Historically, the C.P.A. profession excluded people of color because you need to work under the supervision of a C.P.A. in order to become a C.P.A. So if C.P.A.s were not hiring people of color and women in the past, then their chances of getting that experience was very low. To put it in context, this is a profession that is over 125 years old and the 100th Black person to become a C.P.A., Bert Mitchell, is still alive to tell the tale.
Many C.P.A.s of color take what is referred to as a nontraditional path. They may not have heard about it growing up and may come across a C.P.A. later and decide to pursue it. I feel strongly that there is inadequate support for people who decide to take that route. I don’t have the answers for all of this but I have deep admiration for the nontraditional-path C.P.A.s. If you are deciding to go back to college, to take these hard exams, that’s a level of commitment.
We are thinking of building a pipeline not just of very young people, but one of talented C.P.A.s. If this is your career goal, that should be open to you. What should keep you from being a C.P.A. is if you can’t pass the exams, if you can’t understand debits and credits. It shouldn’t be because you are too old or you are a person of color or you are a member of the L.G.B.T.Q. community.
Your appointment comes one year after the murder of George Floyd, and as companies have pledged to improve diversity in their ranks. How will you, and your organization, meet the moment?
With as much support as possible. The state society within the organization now has a diversity, equity and inclusion committee on staff, which is something that didn’t exist two years ago. The big accounting firms have made a commitment to D.E.I. Several have put out transparency reports about their numbers, especially in leadership. One of the things they found was when you are on the path to partnership, you work with challenging and high profile clients and run those client engagements. If you are not getting those clients, it’s a barrier to various levels of partnership. What they were finding was that people of color were not being assigned those engagements. It is something that has been acknowledged and that they are working on.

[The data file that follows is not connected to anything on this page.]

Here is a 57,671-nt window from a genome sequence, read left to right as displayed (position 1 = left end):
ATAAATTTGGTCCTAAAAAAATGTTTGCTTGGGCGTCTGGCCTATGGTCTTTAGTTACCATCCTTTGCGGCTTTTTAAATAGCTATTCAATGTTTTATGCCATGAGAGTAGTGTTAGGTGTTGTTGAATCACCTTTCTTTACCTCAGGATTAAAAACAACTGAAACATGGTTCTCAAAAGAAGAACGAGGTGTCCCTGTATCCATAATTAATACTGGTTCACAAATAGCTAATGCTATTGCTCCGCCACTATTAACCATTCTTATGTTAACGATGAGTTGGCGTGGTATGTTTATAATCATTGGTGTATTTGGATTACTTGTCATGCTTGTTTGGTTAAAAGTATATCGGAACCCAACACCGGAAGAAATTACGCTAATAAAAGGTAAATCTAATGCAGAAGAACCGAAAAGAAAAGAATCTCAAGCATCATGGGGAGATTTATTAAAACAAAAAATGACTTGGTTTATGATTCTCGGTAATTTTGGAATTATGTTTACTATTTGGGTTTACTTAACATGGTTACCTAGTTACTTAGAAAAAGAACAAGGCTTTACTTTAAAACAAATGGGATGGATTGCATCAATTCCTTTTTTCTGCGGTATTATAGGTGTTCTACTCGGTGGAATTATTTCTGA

I admire the ability to take an honest look at what you are doing and how you are doing it, because a lot of the firms have had D.E.I. initiatives for decades and being able to stop and look and say, what we have been doing hasn’t been working and what do we need to fix and also let’s be open about this process, those are things to applaud.
What does success look like?
If we get to a point in the industry that is reflective of the society that we live in, at all levels, including making partner. People of color have been getting an education for a long time and they have been going to work for a long time, so there is no good reason why we are not seeing those people of color in positions of leadership.